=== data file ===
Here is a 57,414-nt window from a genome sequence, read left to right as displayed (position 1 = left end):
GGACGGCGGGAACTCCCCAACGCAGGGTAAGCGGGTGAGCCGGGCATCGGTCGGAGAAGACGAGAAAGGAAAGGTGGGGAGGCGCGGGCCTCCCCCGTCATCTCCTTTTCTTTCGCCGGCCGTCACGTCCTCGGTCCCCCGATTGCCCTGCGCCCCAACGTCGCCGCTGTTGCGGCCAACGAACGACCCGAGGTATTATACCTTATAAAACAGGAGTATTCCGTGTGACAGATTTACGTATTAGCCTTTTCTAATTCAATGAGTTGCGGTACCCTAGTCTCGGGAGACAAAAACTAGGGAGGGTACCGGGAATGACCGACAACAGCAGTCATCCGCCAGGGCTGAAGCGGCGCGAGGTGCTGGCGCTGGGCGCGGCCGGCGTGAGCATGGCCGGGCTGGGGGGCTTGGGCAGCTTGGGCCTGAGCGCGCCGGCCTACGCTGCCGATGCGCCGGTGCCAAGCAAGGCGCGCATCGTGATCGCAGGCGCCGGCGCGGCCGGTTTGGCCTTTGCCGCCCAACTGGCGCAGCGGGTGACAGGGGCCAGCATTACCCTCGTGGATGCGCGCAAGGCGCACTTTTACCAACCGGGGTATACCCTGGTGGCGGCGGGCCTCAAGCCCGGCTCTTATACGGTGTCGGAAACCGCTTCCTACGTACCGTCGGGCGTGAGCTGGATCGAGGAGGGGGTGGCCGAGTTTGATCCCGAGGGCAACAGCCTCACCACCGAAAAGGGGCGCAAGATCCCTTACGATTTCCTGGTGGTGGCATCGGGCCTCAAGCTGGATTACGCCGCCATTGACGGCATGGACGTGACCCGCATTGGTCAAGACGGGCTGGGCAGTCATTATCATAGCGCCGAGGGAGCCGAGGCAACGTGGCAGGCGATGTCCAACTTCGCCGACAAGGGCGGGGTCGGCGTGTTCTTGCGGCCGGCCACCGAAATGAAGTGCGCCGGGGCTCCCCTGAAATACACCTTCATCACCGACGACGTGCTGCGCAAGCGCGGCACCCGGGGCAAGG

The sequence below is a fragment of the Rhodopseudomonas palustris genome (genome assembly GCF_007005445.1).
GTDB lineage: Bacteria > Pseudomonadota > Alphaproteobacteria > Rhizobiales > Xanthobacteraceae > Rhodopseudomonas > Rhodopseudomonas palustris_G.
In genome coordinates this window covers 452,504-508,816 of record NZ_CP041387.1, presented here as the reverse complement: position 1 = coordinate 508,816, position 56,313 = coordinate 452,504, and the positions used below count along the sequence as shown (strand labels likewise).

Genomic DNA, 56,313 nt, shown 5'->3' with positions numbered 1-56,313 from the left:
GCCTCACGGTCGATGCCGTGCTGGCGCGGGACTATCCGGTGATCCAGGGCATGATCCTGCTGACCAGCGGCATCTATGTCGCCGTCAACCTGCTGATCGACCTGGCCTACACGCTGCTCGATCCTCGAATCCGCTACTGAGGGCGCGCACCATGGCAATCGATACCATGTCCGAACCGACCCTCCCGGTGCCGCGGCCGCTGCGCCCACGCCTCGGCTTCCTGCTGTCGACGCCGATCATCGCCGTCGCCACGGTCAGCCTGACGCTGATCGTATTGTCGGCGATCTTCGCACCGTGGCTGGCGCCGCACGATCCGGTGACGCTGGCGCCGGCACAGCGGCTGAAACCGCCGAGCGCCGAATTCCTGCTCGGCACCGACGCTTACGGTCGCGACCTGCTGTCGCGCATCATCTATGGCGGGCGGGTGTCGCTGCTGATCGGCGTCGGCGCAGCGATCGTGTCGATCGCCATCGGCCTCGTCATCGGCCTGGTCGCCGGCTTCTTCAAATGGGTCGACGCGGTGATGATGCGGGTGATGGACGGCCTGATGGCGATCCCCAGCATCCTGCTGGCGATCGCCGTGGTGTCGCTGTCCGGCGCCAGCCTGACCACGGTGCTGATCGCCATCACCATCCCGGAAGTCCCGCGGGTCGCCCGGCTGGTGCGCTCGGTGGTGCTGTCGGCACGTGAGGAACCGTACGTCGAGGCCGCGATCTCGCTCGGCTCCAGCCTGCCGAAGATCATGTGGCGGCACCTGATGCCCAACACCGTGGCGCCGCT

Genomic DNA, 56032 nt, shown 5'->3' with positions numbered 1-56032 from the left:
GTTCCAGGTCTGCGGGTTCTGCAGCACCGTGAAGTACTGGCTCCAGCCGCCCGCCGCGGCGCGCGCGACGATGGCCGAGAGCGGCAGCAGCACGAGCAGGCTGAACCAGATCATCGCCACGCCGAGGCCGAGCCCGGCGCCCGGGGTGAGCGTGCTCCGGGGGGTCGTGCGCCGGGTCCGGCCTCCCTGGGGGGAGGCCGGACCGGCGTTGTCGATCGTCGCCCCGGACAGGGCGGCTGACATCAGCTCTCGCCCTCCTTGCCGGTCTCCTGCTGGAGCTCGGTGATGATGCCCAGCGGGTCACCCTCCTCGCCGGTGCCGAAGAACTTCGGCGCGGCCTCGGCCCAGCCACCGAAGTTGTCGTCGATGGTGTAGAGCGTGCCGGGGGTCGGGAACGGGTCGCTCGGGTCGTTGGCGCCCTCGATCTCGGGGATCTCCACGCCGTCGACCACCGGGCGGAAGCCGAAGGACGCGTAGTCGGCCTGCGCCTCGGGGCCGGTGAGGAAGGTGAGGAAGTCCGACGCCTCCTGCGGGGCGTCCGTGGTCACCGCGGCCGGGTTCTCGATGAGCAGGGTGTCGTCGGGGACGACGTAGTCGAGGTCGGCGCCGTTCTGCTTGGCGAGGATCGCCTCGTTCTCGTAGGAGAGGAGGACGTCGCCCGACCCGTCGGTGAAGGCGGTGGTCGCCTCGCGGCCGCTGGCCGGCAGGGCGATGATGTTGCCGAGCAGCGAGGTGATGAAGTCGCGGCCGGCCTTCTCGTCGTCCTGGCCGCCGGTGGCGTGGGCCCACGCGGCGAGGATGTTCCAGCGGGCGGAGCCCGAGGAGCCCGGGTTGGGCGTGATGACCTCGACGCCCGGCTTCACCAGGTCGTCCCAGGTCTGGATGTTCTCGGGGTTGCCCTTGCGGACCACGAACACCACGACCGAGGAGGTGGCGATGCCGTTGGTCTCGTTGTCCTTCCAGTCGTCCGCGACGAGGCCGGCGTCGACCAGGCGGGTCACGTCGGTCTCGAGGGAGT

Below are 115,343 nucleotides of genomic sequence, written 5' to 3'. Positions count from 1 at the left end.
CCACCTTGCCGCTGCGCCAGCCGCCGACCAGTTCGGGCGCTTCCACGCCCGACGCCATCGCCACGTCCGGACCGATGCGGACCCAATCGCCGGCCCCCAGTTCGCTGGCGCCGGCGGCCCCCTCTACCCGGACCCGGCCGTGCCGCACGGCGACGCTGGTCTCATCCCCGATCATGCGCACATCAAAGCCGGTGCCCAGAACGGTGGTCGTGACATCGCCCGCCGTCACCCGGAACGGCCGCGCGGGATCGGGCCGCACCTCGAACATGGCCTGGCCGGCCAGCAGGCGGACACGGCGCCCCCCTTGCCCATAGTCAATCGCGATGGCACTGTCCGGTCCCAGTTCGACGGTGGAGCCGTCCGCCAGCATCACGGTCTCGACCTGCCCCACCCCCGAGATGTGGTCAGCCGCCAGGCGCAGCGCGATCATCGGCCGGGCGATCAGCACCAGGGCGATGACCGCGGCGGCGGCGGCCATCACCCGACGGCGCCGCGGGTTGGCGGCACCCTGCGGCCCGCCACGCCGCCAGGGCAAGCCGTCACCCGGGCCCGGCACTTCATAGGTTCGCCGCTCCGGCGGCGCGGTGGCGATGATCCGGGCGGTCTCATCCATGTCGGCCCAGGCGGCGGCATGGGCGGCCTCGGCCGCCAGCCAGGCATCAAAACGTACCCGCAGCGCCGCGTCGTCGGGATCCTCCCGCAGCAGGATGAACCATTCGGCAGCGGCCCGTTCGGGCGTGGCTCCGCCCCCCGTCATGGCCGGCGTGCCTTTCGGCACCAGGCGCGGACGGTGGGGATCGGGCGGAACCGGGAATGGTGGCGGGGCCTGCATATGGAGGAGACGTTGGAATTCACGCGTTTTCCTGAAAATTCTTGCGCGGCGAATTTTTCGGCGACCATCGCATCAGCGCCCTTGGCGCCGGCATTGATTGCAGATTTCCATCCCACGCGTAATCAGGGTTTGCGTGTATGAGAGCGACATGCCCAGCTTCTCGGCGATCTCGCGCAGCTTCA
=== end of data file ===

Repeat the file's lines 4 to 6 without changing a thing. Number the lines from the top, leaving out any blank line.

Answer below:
GTDB lineage: Bacteria > Pseudomonadota > Alphaproteobacteria > Rhizobiales > Xanthobacteraceae > Rhodopseudomonas > Rhodopseudomonas palustris_G.
In genome coordinates this window covers 452,504-508,816 of record NZ_CP041387.1, presented here as the reverse complement: position 1 = coordinate 508,816, position 56,313 = coordinate 452,504, and the positions used below count along the sequence as shown (strand labels likewise).

Genomic DNA, 56,313 nt, shown 5'->3' with positions numbered 1-56,313 from the left: